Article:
MCOB Defendants seek to dismiss this claim on the ground that Pierce does not allege that the MCOB Defendants acted under color of state law. This, they assert, is fatal to her cause of action. In response, Pierce alleges that private parties that conspire with state actors act under color of state law for the purpose of § 1983. She cites Adickes v. S.H. Kress & Co., 398 U.S. 144, 26 L. Ed. 2d 142, 90 S. Ct. 1598 (1970) and Dennis v. Sparks, 449 U.S. 24, 66 L. Ed. 2d 185, 101 S. Ct. 183 (1980) to support her argument. These cases clearly hold that a private person acts under color of state law when the private person is a "'willful participant in joint activity with the State or its agents.'" Adickes, 398 U.S. at 152 (quoting United States v. Price, 383 U.S. 787, 794, 16 L. Ed. 2d 267, 86 S. Ct. 1152 (1966)); Dennis, 449 U.S. at 186.
Pierce's Amended Complaint asserts that the MCOB Defendants "acted in concert with [the State Defendants] and with full knowledge" of their intentions. Amended Complaint at P 52. This is enough to state a claim against the MCOB Defendants for § 1983 liability.
We now are faced with the question of what, exactly, the basis of Pierce's § 1983 claim is. At no point in her responsive brief does Pierce detail which of her rights were allegedly violated by any Defendants. All Defendants have theorized several possibilities, all of which, they assert, are meritless. At this point, we will not guess which possible claims Pierce intends to pursue. As was seen in the state law claims against MCOB Defendants, what Pierce theoretically pleaded in the Amended Complaint may be much more expansive than what she actually intended to claim. Although both State and MCOB Defendants identified several possible claims in their Motions to Dismiss, and laid out succinct arguments why those claims should be dismissed, Pierce did not respond in any way to those arguments. In the two pages of her brief devoted to her § 1983 claim, she simply reiterates that she has been deprived of her "rights".
Because Pierce has theoretically pleaded a violation of her rights, but because there is no telling what those rights are, we GRANT Pierce leave to AMEND her complaint to clarify exactly which of her rights were allegedly violated by the MCOB Defendants in regard to her § 1983 claim against them. We therefore DENY MCOB Defendants' Motion to Dismiss, but without Prejudice.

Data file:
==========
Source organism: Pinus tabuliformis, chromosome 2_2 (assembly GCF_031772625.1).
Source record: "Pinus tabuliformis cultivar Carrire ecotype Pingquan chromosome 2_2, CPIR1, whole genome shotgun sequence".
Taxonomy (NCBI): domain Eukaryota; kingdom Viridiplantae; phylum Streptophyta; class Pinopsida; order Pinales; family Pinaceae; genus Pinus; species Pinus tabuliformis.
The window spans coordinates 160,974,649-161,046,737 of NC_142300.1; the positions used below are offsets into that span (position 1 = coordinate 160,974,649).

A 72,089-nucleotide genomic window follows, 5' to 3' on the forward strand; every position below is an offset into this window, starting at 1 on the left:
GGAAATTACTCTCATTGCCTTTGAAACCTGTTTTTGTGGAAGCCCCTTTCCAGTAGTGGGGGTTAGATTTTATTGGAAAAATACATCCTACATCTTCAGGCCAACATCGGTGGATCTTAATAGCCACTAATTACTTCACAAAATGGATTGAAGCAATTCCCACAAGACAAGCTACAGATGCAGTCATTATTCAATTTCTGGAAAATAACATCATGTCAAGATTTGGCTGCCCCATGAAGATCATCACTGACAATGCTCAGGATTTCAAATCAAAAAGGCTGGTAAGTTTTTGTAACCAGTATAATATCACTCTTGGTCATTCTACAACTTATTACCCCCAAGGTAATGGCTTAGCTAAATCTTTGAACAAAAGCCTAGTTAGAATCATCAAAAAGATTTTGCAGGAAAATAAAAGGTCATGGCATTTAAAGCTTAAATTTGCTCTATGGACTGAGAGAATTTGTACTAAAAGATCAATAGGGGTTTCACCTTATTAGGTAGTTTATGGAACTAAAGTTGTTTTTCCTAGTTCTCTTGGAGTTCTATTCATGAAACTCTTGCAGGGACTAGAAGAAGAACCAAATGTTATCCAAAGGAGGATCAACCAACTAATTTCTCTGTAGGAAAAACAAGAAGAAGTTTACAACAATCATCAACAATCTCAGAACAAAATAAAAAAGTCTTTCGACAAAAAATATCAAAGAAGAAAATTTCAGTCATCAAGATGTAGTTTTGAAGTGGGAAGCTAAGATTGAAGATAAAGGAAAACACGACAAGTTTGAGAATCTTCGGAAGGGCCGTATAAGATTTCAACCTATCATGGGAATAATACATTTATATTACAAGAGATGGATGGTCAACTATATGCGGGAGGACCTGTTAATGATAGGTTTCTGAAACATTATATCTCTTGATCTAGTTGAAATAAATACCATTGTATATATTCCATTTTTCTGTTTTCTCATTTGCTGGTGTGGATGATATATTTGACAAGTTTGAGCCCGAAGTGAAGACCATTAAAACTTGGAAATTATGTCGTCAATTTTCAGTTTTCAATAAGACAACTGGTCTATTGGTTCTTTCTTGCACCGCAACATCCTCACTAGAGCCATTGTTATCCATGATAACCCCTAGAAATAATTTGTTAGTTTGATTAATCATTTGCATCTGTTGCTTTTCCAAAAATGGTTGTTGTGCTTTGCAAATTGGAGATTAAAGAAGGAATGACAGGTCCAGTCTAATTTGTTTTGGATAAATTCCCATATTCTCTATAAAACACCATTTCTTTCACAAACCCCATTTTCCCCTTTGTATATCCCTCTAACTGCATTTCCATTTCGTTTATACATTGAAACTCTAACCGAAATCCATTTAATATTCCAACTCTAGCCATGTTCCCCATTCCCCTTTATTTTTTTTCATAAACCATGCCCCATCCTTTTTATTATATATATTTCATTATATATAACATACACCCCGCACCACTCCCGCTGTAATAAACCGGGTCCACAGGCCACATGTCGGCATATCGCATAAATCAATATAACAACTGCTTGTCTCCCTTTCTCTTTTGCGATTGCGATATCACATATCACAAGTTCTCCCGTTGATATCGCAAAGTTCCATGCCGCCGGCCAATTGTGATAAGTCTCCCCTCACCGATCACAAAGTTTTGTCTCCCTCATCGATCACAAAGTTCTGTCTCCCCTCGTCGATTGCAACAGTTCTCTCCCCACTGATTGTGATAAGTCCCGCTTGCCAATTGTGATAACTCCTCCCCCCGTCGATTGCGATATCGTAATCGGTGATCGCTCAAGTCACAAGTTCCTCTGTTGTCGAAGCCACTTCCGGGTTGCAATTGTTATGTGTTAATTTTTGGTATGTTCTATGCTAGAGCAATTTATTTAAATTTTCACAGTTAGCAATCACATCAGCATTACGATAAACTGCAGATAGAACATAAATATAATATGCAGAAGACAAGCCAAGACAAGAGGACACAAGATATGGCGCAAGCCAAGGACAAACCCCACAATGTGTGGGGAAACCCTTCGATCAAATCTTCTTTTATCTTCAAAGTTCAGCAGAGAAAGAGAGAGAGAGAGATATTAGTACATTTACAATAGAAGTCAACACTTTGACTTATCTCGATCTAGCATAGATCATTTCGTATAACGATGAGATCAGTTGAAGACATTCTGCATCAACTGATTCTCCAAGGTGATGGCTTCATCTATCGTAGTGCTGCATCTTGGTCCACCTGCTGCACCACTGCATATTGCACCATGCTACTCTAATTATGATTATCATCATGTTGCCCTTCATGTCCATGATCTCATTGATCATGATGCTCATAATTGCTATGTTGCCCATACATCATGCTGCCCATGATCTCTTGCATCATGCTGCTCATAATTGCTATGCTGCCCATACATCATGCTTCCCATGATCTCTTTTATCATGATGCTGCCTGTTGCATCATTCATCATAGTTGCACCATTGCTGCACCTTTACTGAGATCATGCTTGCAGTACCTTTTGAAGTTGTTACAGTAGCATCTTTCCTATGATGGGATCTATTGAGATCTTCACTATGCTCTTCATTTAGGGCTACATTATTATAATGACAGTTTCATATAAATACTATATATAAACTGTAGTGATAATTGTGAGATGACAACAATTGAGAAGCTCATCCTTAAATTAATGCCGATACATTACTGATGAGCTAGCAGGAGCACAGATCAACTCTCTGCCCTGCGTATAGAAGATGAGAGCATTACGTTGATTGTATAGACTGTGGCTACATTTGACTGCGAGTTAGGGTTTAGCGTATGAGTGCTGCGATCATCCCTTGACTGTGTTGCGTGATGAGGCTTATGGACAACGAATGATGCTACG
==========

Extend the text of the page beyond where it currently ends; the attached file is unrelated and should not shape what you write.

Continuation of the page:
In addition, State Defendants seek to dismiss the § 1983 claim against them on the ground that it exceeds the applicable statute of limitations. State Defendants argue that it "is beyond dispute that a two-year statute of limitations applies to actions brought under 42 U.S.C. § 1983." State Brief at 12 (citing Fitzgerald v. Larson, 769 F.2d 160, 162 (3d Cir. 1985)). They assert that original service of the Amended Complaint on them was on November 30, 1994, therefore, they are only liable for alleged § 1983 violations that occurred after November 30, 1992. The only date specified in the Amended Complaint after November that relates to them is December 16, 1992. Allegedly, on December 16, 1992:
Defendants Darling and Weisberg appeared at the offices of the Opportunity Board and stated they were there to discuss the closure and adverse action to be taken toward the Board. No reasons were stated. These defendants refused to answer questions, got up and left. The entire meeting took 15 minutes. The purpose of the attendance of defendants Darling and Weisberg was to give a basis for the actions which were planned sub rosa to remove Frances Pierce from her job as Executive Director.
Amended Complaint P 41.
State Defendants argue that this paragraph does not describe a § 1983 violation, and therefore, there is no § 1983 claim against them. They argue that Pierce's claim against them is that they conspired, before December 16, 1992, with the MCOB Defendants to remove Pierce from her job. However, they argue that by December 16, 1992, the Department of Community Services had already resolved to terminate MCOB's funding based on the fact that MCOB's Board was improperly constituted under Federal requirements because it had not been democratically elected from the community. This reason for terminating MCOB's funding had nothing to do with Pierce or her political affiliation. Accordingly, State Defendants argue, any action they took at the December 16, 1994 meeting was unconnected with any alleged conspiracy to deprive Pierce of her civil rights. Therefore, they argue "plaintiff cannot, pursuant to Rule 11, specifically plead that anything movant said or did at the December 16, 1992 meeting was in furtherance of the alleged conspiracy." State Brief at 13. As a result, because only the December 16, 1992 meeting is allegedly within the statute of limitations, and because nothing unlawful was done there, they assert that Pierce has no timely claim against them for § 1983 violations.